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In a Silent Way

The Silent Music Revival paints old celluloid with new sound.

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Silent movies were never really silent. Before the advent of talkies, most film screenings were accompanied by live music, whether a solo pianist or a full ensemble.

Jameson Price has taken his love for silent films and updated the music for contemporary audiences with the Silent Music Revival. And what began amongst a gathering of friends in Price's apartment has evolved into a monthly live music and film event at Gallery5.

Initially, local DJs spun vinyl records to the film, until local band Mermaid Skeletons revealed the possibilities of live music. “I showed a film called ‘The Tempest,'” Price recalls. “A woman goes to see a fortune teller to find out if her lover has died at sea and he gets magically whisked back [to land] because the fortune teller controls the waves.” The visual elements of the film meshed so well with the oceanic melodies of Mermaid Skeletons that Price was hooked.

Fast forward almost four years and the Silent Music Revival has been seen at several different venues in Richmond. While Price worked in South America last year, Jessica Harsh and Courtney Klein served as hosts in his absence. Behind the curtain once more, Price's outlook has changed. “I'm coming into it with a fresh mind and trying to not be as strict,” he says.

While musicians often will watch the movie while they play and then improvise with it, such as last month's act the Diamond Center, Price has never allowed musicians to see a film before the event. He won't reveal a plot synopsis, but he usually offers basic hints, including the length, so they can practice their set time and general mood. “When Jonathan Vassar [performed to] ‘Menilmontant,' I told him, ‘Just so you know, the film is kind of dark,'” Price says. “Otherwise, I want it all to be a surprise.”

Lately, Price has explored the idea of having the reunited Homemade Knives write a complete score to a film, which they seem more comfortable with. Price just has to find the right film.

Many of the films he'd like to use for Silent Music Revival, such as “Metropolis” or “Haxan,” have been chopped for DVD purposes. The event was started using reel-to-reel projectors, but economics led Price to switch to digital. “If you wanted to find ‘Camerman's Revenge' on eBay, it's $75 to $100,” he says, “whereas on DVD it's $10.” Because the event's free, there's very little in the operating budget.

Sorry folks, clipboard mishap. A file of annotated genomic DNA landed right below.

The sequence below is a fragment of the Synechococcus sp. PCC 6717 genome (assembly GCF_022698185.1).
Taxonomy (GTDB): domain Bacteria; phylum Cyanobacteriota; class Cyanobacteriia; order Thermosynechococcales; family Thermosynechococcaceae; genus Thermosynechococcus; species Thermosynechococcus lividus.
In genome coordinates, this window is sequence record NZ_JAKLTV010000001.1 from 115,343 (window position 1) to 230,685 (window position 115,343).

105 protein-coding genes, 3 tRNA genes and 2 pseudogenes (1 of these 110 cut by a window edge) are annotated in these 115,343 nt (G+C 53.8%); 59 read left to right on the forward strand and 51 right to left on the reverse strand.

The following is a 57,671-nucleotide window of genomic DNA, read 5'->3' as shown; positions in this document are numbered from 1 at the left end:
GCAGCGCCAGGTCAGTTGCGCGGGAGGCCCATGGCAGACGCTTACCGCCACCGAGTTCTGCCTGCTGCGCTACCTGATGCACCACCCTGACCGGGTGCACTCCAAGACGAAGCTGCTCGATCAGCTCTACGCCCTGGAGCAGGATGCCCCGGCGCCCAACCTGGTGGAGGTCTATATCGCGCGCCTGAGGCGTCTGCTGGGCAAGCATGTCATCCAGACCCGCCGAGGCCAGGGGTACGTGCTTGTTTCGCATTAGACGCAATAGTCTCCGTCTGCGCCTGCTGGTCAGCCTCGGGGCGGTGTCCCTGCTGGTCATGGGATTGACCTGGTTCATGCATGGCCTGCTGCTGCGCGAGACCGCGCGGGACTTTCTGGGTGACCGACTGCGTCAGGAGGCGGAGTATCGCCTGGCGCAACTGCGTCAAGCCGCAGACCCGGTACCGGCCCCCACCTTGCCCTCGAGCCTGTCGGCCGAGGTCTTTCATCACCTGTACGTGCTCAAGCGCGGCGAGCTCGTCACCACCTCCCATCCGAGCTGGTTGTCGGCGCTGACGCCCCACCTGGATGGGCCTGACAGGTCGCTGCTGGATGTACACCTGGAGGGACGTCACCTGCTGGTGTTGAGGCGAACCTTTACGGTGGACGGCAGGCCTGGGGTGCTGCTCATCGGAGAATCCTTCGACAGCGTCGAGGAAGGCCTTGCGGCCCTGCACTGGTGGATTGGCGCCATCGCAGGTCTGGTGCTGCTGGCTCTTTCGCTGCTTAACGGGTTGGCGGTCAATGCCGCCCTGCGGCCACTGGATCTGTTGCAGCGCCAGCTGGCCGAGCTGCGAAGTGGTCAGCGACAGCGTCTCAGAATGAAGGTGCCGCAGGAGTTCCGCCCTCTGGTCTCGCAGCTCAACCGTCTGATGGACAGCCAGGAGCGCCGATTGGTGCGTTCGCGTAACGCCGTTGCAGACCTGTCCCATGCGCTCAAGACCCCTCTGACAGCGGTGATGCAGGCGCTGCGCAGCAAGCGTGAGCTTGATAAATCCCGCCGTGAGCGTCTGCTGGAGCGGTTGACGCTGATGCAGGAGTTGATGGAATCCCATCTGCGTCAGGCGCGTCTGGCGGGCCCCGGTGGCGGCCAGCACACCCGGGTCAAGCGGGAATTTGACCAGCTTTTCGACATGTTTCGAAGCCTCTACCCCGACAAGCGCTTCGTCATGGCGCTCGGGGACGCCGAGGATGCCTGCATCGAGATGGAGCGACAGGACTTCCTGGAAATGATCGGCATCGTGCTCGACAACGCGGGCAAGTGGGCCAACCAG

Other films Price would like to screen are extremely difficult to find on DVD, such as silent cartoons, or don't pass politically correct muster. For example, “The Hearts of Age,” the first film by Orson Welles, features actors in blackface. This was included as a way to mock the practice, because Welles famously hired black actors when it was still controversial in Hollywood. But because it's an avant-garde film, the point easily could be lost. Since Price provides a brief prologue for each film, he may have just attracted more controversy (Harsh and Klein screened the film without discussing it beforehand, with no complaints).

What Price can never plan is the way music, lyrics and film have the ability to synch up in strange and coincidental ways, a la “Dark Side of Oz” — Jonathan Vassar singing “follow me into the forest” while the film flash-backs to a little girl playing in the woods, or Issac Ramsey of Swordplay rapping through a dream sequence of “red to blue to green” while the film screen changes colors.

Price's ultimate dream is to screen the 1924 Erich Von Stroheim film, “Greed,” while the Richmond Symphony performs an avant-garde soundtrack. “A feature film that's two hours long is a lot to ask from a band,” Price says, “but the symphony's used to it.” S

Silent Music Revival returns to Gallery5 on July 25. Amazing Ghost will perform to the 1928 film “Uberfall,” directed by Erno Metzner. The 8 p.m. event is free.

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